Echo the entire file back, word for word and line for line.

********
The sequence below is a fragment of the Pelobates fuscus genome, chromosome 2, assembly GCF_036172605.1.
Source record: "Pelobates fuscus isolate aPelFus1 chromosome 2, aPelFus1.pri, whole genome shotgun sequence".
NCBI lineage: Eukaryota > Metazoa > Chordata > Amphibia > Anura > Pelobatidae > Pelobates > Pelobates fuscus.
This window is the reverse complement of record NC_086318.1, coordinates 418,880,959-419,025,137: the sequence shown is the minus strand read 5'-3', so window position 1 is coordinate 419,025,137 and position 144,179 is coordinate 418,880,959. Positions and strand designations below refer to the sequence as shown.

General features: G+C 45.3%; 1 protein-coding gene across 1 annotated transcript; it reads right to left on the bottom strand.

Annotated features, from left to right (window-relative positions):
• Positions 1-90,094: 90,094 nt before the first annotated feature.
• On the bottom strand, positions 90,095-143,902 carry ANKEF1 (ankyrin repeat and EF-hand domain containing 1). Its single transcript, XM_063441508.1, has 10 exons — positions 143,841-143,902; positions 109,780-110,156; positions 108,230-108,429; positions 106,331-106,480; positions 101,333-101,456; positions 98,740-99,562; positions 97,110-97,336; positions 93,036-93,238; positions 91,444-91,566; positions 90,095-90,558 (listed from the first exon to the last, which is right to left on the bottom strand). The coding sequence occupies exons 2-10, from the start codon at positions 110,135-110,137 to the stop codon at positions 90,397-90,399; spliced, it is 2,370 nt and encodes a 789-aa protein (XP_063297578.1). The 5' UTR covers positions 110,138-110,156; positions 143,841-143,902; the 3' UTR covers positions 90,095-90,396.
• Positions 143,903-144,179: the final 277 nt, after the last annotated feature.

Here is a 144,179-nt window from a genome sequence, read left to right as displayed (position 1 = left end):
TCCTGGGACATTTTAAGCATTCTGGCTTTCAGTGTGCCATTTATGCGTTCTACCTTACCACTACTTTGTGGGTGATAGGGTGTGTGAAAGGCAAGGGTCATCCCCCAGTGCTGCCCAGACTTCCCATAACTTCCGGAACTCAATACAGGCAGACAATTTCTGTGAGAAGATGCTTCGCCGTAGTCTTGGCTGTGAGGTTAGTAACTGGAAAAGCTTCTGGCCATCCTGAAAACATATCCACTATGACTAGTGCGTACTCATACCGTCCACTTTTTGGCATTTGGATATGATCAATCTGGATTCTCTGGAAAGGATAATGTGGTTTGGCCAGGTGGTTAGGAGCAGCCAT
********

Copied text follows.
The sequence below is a fragment of the Pelobates fuscus genome, chromosome 2, assembly GCF_036172605.1.
Source record: "Pelobates fuscus isolate aPelFus1 chromosome 2, aPelFus1.pri, whole genome shotgun sequence".
NCBI lineage: Eukaryota > Metazoa > Chordata > Amphibia > Anura > Pelobatidae > Pelobates > Pelobates fuscus.
This window is the reverse complement of record NC_086318.1, coordinates 418,880,959-419,025,137: the sequence shown is the minus strand read 5'-3', so window position 1 is coordinate 419,025,137 and position 144,179 is coordinate 418,880,959. Positions and strand designations below refer to the sequence as shown.

General features: G+C 45.3%; 1 protein-coding gene across 1 annotated transcript; it reads right to left on the bottom strand.

Annotated features, from left to right (window-relative positions):
• Positions 1-90,094: 90,094 nt before the first annotated feature.
• On the bottom strand, positions 90,095-143,902 carry ANKEF1 (ankyrin repeat and EF-hand domain containing 1). Its single transcript, XM_063441508.1, has 10 exons — positions 143,841-143,902; positions 109,780-110,156; positions 108,230-108,429; positions 106,331-106,480; positions 101,333-101,456; positions 98,740-99,562; positions 97,110-97,336; positions 93,036-93,238; positions 91,444-91,566; positions 90,095-90,558 (listed from the first exon to the last, which is right to left on the bottom strand). The coding sequence occupies exons 2-10, from the start codon at positions 110,135-110,137 to the stop codon at positions 90,397-90,399; spliced, it is 2,370 nt and encodes a 789-aa protein (XP_063297578.1). The 5' UTR covers positions 110,138-110,156; positions 143,841-143,902; the 3' UTR covers positions 90,095-90,396.
• Positions 143,903-144,179: the final 277 nt, after the last annotated feature.

Here is a 144,179-nt window from a genome sequence, read left to right as displayed (position 1 = left end):
TCCTGGGACATTTTAAGCATTCTGGCTTTCAGTGTGCCATTTATGCGTTCTACCTTACCACTACTTTGTGGGTGATAGGGTGTGTGAAAGGCAAGGGTCATCCCCCAGTGCTGCCCAGACTTCCCATAACTTCCGGAACTCAATACAGGCAGACAATTTCTGTGAGAAGATGCTTCGCCGTAGTCTTGGCTGTGAGGTTAGTAACTGGAAAAGCTTCTGGCCATCCTGAAAACATATCCACTATGACTAGTGCGTACTCATACCGTCCACTTTTTGGCATTTGGATATGATCAATCTGGATTCTCTGGAAAGGATAATGTGGTTTGGCCAGGTGGTTAGGAGCAGCCAT